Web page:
Equality: To treat everyone in a fair, unbiased, friendly, polite, professional and ethical manner.
Inclusion: To recognise and moderate language and or behaviour and make reasonable adjustment’s in recognition of difference of faith, culture, disability and gender.
Working with adolescents with Autistic Spectrum Disorders during the transitional stage from childhood to adulthood is a very important part of the psychotherapeutic counselling process, so too is addressing the common concerns as they make this transition, which could be:
Apart from providing psychotherapeutic counselling therapy, it is also very important to encourage different organisations, services and agencies to network and share their resources towards supporting an individual with an (ASD) on a case by case basis first.
Ultimately individuals living with Autistic Spectrum Disorders need to feel encouraged to reach their full potential. Using a counselling-therapeutic approach suited to working with (ASD’s) is essential to realising this potential.
Working with a counsellor who is skilled and trained in Autistic Spectrum Disorders can greatly benefit the client living with (ASD’s). Ultimately these individuals need to feel encouraged to reach their full potential.
This can be achieved by seeking support from an expert counsellor, who can help the individual to manage his or her condition, develop coping strategies and help the client become aware of how to work with the deficits and dysfunctions, skills and attributes of the (ASD).
Knowing about related Spectrum Disorders, Disabilities or associated difficulties that may accompany an (ASD), such as:
- Attention Deficit Hyperactivity Disorder / Attention Deficit Disorder
- Obsessive Compulsive Disorder.
- Irlen Syndrome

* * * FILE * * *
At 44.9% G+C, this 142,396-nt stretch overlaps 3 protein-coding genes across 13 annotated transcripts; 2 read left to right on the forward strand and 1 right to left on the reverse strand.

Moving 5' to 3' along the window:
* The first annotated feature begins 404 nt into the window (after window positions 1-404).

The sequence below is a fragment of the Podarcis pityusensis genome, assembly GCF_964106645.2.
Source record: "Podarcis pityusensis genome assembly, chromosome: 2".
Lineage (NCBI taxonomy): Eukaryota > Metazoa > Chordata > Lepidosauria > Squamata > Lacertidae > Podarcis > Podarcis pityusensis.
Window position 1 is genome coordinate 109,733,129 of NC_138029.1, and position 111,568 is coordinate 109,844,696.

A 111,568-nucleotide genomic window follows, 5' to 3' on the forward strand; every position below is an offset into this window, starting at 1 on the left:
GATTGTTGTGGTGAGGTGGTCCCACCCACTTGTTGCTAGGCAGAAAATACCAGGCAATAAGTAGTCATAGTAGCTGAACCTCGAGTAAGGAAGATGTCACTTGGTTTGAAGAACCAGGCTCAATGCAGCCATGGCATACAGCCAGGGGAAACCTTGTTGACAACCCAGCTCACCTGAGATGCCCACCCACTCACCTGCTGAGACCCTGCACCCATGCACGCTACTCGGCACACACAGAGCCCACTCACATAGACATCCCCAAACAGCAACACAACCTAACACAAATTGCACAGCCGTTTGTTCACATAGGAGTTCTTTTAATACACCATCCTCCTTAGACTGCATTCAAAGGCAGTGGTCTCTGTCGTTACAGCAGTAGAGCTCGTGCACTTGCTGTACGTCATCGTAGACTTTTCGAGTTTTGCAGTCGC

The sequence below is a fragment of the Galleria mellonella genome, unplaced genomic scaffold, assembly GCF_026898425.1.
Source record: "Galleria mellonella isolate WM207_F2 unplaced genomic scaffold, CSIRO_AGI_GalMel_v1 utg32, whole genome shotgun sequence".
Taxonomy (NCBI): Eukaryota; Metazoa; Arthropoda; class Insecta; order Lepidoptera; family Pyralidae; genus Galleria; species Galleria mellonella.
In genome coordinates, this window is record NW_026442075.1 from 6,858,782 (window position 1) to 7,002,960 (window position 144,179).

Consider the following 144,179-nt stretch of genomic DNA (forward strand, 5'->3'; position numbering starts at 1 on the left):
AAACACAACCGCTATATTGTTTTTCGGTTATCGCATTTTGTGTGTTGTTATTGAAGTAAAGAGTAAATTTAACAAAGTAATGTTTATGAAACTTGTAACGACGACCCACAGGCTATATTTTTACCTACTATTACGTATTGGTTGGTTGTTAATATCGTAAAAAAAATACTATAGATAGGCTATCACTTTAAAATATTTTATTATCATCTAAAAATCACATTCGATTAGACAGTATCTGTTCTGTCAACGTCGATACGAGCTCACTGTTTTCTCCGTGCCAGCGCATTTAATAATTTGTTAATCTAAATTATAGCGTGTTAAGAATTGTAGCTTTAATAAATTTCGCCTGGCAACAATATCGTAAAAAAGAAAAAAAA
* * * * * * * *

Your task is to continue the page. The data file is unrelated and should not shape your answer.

- visual impairments
- hearing impairments.
At a local level, the following services and organisations can help an adolescent going through the transition from childhood to adulthood:
- schools giving learning support with exams, advice on careers and advice on further education
- Jobcentre plus
- local advocacies
- parents or close family members related to the adolescent
- legal guardians, children’s homes or other care institutes
- child and adolescent local ‘services’
- child and adolescent local ‘services’ for Disabilities, (ASD) and other Spectrum Disorders
- counsellors and psychotherapists
- social ‘services’ CAMHS child and adolescent mental health ‘services’
- The National Autistic Society
- local multi faith groups.
Further afield, the following services and organisations can help an adolescent going through the transition from childhood to adulthood:
- The National Autistic Society
- AS Mentoring, which was launched in Summer 2013 to provide specialist coaching and mentoring for people with Asperger Syndrome and other potentially exclusionary conditions. www.asmentoring.co.uk
- charitable organisations promoting key skills through adventure holidays
- further and higher education
- sources of funding; charitable grants and disability grants
- books, literature and information on the subject of the transition from childhood to adulthood.